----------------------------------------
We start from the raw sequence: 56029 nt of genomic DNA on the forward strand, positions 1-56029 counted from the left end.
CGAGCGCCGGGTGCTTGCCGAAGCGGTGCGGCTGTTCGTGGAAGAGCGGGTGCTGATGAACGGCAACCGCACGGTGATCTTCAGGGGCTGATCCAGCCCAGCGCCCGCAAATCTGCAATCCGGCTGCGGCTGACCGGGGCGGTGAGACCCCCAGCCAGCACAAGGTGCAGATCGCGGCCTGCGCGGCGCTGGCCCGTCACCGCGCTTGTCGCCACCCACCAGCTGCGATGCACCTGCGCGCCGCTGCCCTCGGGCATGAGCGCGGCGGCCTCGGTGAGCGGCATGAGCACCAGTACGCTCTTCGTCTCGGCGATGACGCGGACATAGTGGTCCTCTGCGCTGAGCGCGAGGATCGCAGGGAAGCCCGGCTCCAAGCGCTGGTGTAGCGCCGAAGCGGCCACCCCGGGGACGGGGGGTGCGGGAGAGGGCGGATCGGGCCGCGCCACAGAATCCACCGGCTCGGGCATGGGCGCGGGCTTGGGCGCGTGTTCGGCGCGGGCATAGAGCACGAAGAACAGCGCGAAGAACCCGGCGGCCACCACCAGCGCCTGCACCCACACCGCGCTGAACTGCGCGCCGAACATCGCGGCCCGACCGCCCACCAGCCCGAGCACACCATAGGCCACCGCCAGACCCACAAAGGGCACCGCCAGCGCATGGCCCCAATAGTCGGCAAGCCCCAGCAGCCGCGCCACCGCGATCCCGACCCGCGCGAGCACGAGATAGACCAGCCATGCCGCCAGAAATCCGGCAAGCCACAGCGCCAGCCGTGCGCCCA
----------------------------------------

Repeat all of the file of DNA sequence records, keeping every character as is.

We start from the raw sequence: 56029 nt of genomic DNA on the forward strand, positions 1-56029 counted from the left end.
CGAGCGCCGGGTGCTTGCCGAAGCGGTGCGGCTGTTCGTGGAAGAGCGGGTGCTGATGAACGGCAACCGCACGGTGATCTTCAGGGGCTGATCCAGCCCAGCGCCCGCAAATCTGCAATCCGGCTGCGGCTGACCGGGGCGGTGAGACCCCCAGCCAGCACAAGGTGCAGATCGCGGCCTGCGCGGCGCTGGCCCGTCACCGCGCTTGTCGCCACCCACCAGCTGCGATGCACCTGCGCGCCGCTGCCCTCGGGCATGAGCGCGGCGGCCTCGGTGAGCGGCATGAGCACCAGTACGCTCTTCGTCTCGGCGATGACGCGGACATAGTGGTCCTCTGCGCTGAGCGCGAGGATCGCAGGGAAGCCCGGCTCCAAGCGCTGGTGTAGCGCCGAAGCGGCCACCCCGGGGACGGGGGGTGCGGGAGAGGGCGGATCGGGCCGCGCCACAGAATCCACCGGCTCGGGCATGGGCGCGGGCTTGGGCGCGTGTTCGGCGCGGGCATAGAGCACGAAGAACAGCGCGAAGAACCCGGCGGCCACCACCAGCGCCTGCACCCACACCGCGCTGAACTGCGCGCCGAACATCGCGGCCCGACCGCCCACCAGCCCGAGCACACCATAGGCCACCGCCAGACCCACAAAGGGCACCGCCAGCGCATGGCCCCAATAGTCGGCAAGCCCCAGCAGCCGCGCCACCGCGATCCCGACCCGCGCGAGCACGAGATAGACCAGCCATGCCGCCAGAAATCCGGCAAGCCACAGCGCCAGCCGTGCGCCCA